After a deputy U.S. Marshal is killed tracking the four outlaws who robbed a Wells Fargo stage, Marshal Mackenzie Bovard, known as “The Hangman” for his relentless tenacity in the line of duty, manages to capture three of the gang. Two hang, and the third, Zimmerman, awaits his death sentence. Mac is desperate to catch the fourth outlaw, John Butterfield, before Zimmerman's execution, so that Zimmerman, the only remaining eye witness, can identify his accomplice. Because Mac does not know what Butterfield looks like, he travels to Butterfield’s old cavalry station, Fort Kenton, hoping that someone there can identify him. There, the colonel refuses to allow Mac to take one of his men to the town where Butterfield is rumored to be living, but the colonel’s aide tips off Mac that Butterfield’s ex-girl friend, Selah Jennison, might help him. Mac finds Selah performing back-breaking labor in the fort’s laundry, but despite her wretched circumstances, she defends Butterfield and refuses to help. Believing that every person has a price, Mac leaves her a ticket to Butterfield’s town and promises $500 if she joins him there. He travels alone to the town and rents two hotel rooms, then visits the local sheriff, Buck Weston, who is impressed with Mac’s reputation and promises to help him. Over lunch, Buck chides Mac for his cynical outlook, but Mac insists that everyone can be bought. Mac is shocked, therefore, when Selah does not appear on any stage that day. When Mac learns that local freight driver Johnny Bishop fits Butterfield’s description, Buck informs Mac that Johnny is one of the most beloved men in town, but Mac is sure he is the right man, and mistrusts Buck, whom he assumes is under Johnny's control. That night, Mac confides to Buck that he is returning to the fort briefly to pay off Selah, who has restored his faith in humanity by not accepting the job, but Mac is then chagrined when she arrives on the night stage. Furious, he treats her roughly, not realizing that Selah has come to warn Butterfield, who is indeed Johnny. In the morning, Mac, Selah and Buck watch as Johnny protects his friend Pedro Alonzo by beating up the much larger Murphy, after which Selah claims that Johnny is not Butterfield. Disbelieving her, Mac arranges for her to cross Johnny’s path the next morning, so the outlaw will greet her and give himself away. Although Mac does not trust Selah, when he hears nosy Amy Hopkins mock Selah’s dress, he gives the girl money to buy clothes. Later, Selah secretly warns Johnny of Mac’s plan, and although Johnny’s pregnant wife Kitty begs him to flee, he asserts that he is tired of running and did nothing but hold the horses for the outlaws, whom he did not realize were committing a crime. The next day, Mac’s suspicions are once again aroused when all the men in town, except Johnny, stop to whistle at Selah in her new dress. He decides to enlist the help of Johnny’s one enemy, Murphy, and later comes upon Selah bathing in a pond. There, she informs him that she ended up in desperate circumstances when her soldier husband died without a pension, after which Butterfield protected her. Later, Buck, who is falling in love with Selah, asks her to stay in town, but she demurs and later, not knowing that Mac has rigged her door so that he can hear her leave, sneaks over to Johnny’s house. Mac follows her as she warns Johnny that Murphy is going to double-cross him. While she talks to Johnny, Pedro spots Mac and shoots at him, grazing his arm. By the time Selah returns to the hotel a furious Mac is there and, calling her a “floozy,” handcuffs her to him to keep her in her room. When he leaves in the morning, however, Selah steals the handcuff key and then cuffs herself to him, ensuring that he cannot go after Johnny easily. When Murphy, on his way out of town, says Johnny and Kitty were last seen at the freight yard, they rush there, trailed by an angry Buck. However, Mac cannot find them anywhere, and it is not until he has searched all the wagons that he deduces that Murphy, in the end more loyal to Johnny than Mac, must have double-crossed him and spirited the Bishops away. When Buck refuses to chase Murphy, Mac swings Selah onto a horse with him and takes off. They soon catch the wagon and knock out Murphy, after which Johnny surrenders. At dinner that night, Mac offers the reward money to Selah, who calls him “hangman” and irately informs him that Johnny is innocent. Mac follows her to her room, where he apologizes and explains that he became a lawman after his brother was murdered and no one else was brave enough to capture the killers. Having lived a lonely life of chasing criminals, Mac now wants to retire to California to be a lawyer. Selah falls into his arms, crying, as Mac tells her to start over with a good man like Buck. Meanwhile, Johnny’s friends have planned a jailbreak, and soon smash the jail’s back window. As Johnny flees on horseback, Mac runs into the street and trains his gun on him, then deliberately shoots into the air, allowing Johnny to escape. The next morning, as he readies to leave town, Mac asks Selah what she plans to do next. Buck answers that he has asked her to marry him, and when Mac asks her for her response, Selah apologizes to Buck and announces that she is headed for California, with Mac.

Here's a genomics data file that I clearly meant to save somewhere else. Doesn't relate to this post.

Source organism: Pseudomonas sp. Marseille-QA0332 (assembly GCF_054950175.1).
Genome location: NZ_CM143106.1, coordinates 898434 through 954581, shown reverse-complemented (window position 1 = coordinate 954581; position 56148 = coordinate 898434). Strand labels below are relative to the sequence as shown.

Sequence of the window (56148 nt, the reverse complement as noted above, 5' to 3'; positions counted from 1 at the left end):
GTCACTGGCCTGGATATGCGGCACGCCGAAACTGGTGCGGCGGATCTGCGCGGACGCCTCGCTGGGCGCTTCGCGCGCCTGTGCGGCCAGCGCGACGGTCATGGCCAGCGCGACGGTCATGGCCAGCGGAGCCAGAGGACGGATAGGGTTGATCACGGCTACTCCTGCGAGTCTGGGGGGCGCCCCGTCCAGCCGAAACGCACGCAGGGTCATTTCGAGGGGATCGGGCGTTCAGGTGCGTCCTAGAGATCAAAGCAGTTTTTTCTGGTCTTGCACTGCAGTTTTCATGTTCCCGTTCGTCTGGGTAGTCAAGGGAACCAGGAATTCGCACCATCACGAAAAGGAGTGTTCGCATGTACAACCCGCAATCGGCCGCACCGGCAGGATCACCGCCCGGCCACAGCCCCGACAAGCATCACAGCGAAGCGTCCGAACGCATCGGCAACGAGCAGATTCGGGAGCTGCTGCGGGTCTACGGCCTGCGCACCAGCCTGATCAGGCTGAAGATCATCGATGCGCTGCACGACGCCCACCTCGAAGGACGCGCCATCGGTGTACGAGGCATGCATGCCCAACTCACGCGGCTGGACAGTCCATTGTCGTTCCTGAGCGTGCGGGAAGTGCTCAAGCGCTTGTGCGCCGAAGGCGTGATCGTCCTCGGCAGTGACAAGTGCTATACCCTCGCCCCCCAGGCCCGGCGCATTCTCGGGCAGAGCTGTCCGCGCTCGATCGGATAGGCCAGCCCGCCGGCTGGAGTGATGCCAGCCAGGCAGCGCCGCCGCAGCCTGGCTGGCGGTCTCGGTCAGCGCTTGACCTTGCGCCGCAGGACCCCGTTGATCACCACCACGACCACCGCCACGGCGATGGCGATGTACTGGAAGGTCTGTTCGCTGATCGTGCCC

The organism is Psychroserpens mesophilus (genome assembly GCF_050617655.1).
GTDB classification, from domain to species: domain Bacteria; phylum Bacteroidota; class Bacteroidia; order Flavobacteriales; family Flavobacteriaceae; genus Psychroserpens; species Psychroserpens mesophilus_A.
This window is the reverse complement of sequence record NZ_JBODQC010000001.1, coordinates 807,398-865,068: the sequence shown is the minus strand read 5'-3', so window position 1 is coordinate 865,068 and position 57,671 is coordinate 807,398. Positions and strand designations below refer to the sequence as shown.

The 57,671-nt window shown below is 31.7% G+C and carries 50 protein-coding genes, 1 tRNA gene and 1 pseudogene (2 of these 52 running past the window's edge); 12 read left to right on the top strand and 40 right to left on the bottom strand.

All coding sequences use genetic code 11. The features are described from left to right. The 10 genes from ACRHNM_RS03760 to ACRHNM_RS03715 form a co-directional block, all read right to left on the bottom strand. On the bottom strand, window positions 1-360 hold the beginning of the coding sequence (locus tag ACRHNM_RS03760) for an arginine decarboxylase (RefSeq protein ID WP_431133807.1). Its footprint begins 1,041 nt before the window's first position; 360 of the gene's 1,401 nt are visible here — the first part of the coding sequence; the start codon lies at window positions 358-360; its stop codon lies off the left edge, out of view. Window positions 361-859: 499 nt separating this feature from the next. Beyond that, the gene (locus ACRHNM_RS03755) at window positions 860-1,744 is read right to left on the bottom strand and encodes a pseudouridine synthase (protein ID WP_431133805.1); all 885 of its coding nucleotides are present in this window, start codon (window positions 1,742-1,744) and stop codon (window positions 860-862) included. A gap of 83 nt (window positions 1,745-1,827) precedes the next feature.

Less

Legend
Viewed by AFI
Partially Viewed
Offscreen Credit
Name Occurs Before Title
AFI Life Achievement Award

TOP SEARCHES

Tokyo Joe

According to a 10 Dec 1948 HR news item, 2d unit director Art Black and cameramen Joseph Biroc and Emil Oster, Jr. shot 40,000 feet of background ... >>

The Killer Is Loose

Prior to the 13 Jun 1953 publication of the novelette The Killer Is Loose in The Saturday Evening Post , HR had reported, in ... >>

Zoot Suit

The summary and note for this entry were completed with participation from the AFI Academic Network. Summary and note were written by participant Anjuli M. Singh, an independent ... >>

Ferris Bueller's Day Off

The picture begins with actor Matthew Broderick, in the role of “Ferris Bueller,” speaking directly to the audience. His commentary continues intermittently throughout the picture.
       A 13 Jun ... >>

Cape Fear

The film is bookended by scenes in which “Danielle Bowden” recites a reminiscence of the incident at Cape Fear that she wrote for a school assignment.
       A 31 Jul ... >>

The American Film Institute is grateful to Sir Paul Getty KBE and the Sir Paul Getty KBE Estate for their dedication to the art of the moving image and their support for the AFI Catalog of Feature Films and without whose support AFI would not have been able to achieve this historical landmark in this epic scholarly endeavor.